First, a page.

Will the FCA’s inducement rules kill off on-platform tools?

Should advisers use free – but often inferior – tools offered by platforms and product providers, or should they pay for best-of-breed, independent tools available in the marketplace?

This debate has raged among advisers for a long time.

The FCA might have inadvertently settled this debate in its interim report on the platform market study (MS17/1.2). The regulator’s focus here is on whether platform tools have clear direct or indirect benefits for consumers, or whether they have any potential to incentivise advisers. In this case, the risk is that advisers would be less likely to act in the best interests of their clients.

The FCA put tools into three categories depending on their availability on platforms and popularity with advisers.

The regulator’s view of each category is:

  • A: tools provided by most platforms and used by most advisers. ‘We consider that the first group of tools (A) that most advisers use, and most platforms provide, has little potential to distort advisers’ incentives. They all appear to have tangible, if not necessarily direct benefits for their clients. It seems reasonable for advisers to choose platforms that provide good quality versions of these tools and services.’
  • B: tools provided by many platforms and used by many advisers. ‘We are more concerned about the second group of tools (B), as it is unclear what benefits clients get from them and they could disincentivise advisers from switching platform. Advisers’ descriptions of how these benefit their clients were mostly limited to the argument that these tools save them time or make them appear more professional.’
  • C: tools provided by a few platforms and used by a few advisers. ‘Advisers use the last group of tools (C) less commonly. Most advisers told us that they are paying to use 3rd party versions of these tools elsewhere, which they say they prefer on the grounds of independence and consistency. These tools are aids for advisers when performing aspects of their financial planning service, and are subject to the same provisions on non-monetary benefits. We found that only a minority of adviser platforms make them available and that the cost of platforms providing these services appears relatively small compared to the overall cost base of platforms.’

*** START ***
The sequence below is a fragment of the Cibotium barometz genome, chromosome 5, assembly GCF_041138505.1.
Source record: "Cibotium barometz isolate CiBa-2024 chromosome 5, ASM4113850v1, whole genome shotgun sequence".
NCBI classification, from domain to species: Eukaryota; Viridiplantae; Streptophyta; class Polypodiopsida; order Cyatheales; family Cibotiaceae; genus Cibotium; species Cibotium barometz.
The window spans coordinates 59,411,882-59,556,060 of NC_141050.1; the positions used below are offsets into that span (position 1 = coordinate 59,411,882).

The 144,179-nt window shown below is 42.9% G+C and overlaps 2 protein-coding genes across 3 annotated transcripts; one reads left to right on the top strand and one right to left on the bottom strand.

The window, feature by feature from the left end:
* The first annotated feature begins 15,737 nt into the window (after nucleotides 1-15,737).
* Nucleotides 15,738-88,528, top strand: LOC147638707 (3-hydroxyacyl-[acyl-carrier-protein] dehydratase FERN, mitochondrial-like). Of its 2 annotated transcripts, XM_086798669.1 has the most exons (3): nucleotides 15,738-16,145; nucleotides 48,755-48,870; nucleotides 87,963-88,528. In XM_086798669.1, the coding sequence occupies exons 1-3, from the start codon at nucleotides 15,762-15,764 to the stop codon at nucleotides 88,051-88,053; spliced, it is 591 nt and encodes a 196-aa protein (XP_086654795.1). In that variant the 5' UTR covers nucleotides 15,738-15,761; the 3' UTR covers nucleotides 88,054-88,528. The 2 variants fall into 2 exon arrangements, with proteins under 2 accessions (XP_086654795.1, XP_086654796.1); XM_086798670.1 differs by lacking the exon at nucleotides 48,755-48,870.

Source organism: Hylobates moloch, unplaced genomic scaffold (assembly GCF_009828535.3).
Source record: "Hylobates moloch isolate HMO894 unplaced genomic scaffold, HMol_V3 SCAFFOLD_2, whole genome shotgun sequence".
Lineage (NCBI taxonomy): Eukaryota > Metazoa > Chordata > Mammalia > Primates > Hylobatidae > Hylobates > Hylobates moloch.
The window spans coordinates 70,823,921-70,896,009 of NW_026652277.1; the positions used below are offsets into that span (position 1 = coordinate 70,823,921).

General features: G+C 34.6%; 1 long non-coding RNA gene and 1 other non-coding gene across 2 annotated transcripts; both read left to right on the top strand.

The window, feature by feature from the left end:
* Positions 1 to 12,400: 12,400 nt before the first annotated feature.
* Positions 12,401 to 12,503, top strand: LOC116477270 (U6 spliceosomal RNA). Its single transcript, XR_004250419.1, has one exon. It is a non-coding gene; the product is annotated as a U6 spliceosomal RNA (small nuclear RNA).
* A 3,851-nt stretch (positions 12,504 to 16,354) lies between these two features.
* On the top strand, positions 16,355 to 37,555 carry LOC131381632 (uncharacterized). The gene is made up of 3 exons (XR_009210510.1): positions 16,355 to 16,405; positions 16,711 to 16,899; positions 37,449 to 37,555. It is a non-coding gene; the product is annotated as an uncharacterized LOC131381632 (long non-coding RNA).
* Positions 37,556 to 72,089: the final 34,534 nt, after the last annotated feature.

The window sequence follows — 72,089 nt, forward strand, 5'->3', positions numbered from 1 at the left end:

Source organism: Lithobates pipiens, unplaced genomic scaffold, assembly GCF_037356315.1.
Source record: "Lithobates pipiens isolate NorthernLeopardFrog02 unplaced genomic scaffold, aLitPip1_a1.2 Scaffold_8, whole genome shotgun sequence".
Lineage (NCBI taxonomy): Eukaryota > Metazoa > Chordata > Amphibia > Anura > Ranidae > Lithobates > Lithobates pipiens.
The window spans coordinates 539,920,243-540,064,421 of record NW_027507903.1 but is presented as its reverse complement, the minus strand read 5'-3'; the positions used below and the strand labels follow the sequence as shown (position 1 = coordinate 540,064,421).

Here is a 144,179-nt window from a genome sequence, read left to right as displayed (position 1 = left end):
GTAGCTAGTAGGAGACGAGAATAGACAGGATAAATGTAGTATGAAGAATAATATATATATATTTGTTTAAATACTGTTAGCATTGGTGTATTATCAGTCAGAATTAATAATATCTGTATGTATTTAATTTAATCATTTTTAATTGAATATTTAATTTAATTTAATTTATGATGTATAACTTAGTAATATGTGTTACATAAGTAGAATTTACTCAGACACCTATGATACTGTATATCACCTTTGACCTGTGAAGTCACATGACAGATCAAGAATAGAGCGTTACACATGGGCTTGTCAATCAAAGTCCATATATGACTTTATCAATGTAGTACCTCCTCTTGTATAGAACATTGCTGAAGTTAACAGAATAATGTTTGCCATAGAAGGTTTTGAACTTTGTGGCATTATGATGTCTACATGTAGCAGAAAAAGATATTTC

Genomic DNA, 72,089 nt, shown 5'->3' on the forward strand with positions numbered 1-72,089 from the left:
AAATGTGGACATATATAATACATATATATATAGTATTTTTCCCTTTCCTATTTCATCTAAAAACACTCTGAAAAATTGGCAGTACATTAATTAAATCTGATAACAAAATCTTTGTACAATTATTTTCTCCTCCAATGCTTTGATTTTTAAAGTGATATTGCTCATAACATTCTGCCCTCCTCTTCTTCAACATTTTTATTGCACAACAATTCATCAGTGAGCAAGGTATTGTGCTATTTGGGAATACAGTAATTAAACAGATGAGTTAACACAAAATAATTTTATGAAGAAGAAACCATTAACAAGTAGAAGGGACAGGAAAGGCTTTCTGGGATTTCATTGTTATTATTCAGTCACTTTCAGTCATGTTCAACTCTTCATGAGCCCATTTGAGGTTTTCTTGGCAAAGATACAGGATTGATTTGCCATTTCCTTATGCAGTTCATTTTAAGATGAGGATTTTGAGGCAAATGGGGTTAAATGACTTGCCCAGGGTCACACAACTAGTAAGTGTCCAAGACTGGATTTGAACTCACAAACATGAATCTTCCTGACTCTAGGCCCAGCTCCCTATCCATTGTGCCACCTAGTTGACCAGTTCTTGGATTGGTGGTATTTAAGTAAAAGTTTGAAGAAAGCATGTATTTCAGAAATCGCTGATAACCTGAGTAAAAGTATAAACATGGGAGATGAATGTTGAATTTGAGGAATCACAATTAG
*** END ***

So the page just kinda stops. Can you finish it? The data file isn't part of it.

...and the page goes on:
In English, the FCA doesn’t seem concerned per se by the fact that clients are paying for these tools used by advisers. The question is, does the availability of tools create a bias in the adviser’s product/platform selection process in a way that could be detrimental to the client? Also, does the tool count as a non-monetary benefit under the inducement rules?

[bctt tweet=”The FCA doesn’t seem concerned per se by the fact that clients are paying for these tools used by advisers. The question is, does the availability of tools create a bias in the adviser’s platform selection process?” username=”AbrahamOnMoney”]

Furthermore, even if advisers can show that tools such as bulk-rebalancing do have an indirect client benefit because it makes the adviser’s process more efficient and reduces errors, there’s no evidence that advisers are passing on efficiency savings to clients by reducing their advice charge. Of course, one might argue that since most advisers have already designed their investment proposition to include the use of a platform, the efficiency savings have already been priced into the adviser fee. In other words, the adviser fee would be much higher if it weren’t for the platform. The problem is that this is a lot harder to prove.

What next?

The implication here is that if you’re using tools on platforms in category B or C above, chances are you’re receiving a non-monitory benefit from the provider.

For advisers, the options are simple:

  • avoid using provider tools (in classes B and C above) completely or
  • keep a comprehensive record of the tools you use as non-monetary benefits received from providers. You’ll also have to show that receiving these benefits doesn’t have an undue influence on your provider selection. For this, we’ll refer you to COBS 2.3.1R and COBS 2.3A.15R

Providers are bound to become increasingly nervous about offering these kinds of tools. This has already started. When the regulator flagged provision of pension transfer value analysis (TVAS) tools as a potential breach of inducement rules, at least six providers pulled this service almost immediately. Then FCA amended COBS to make it clearer that the provision and acceptance of these tools are in breach of inducement rules. The regulator noted at the time:

‘We consider it is unlikely that providing or accepting free TVA or appropriate pension transfer analysis (APTA) software would fall within the narrower definition [i.e., the smaller class of non-monetary benefits that fall outside the inducement rules] and so should not be used.’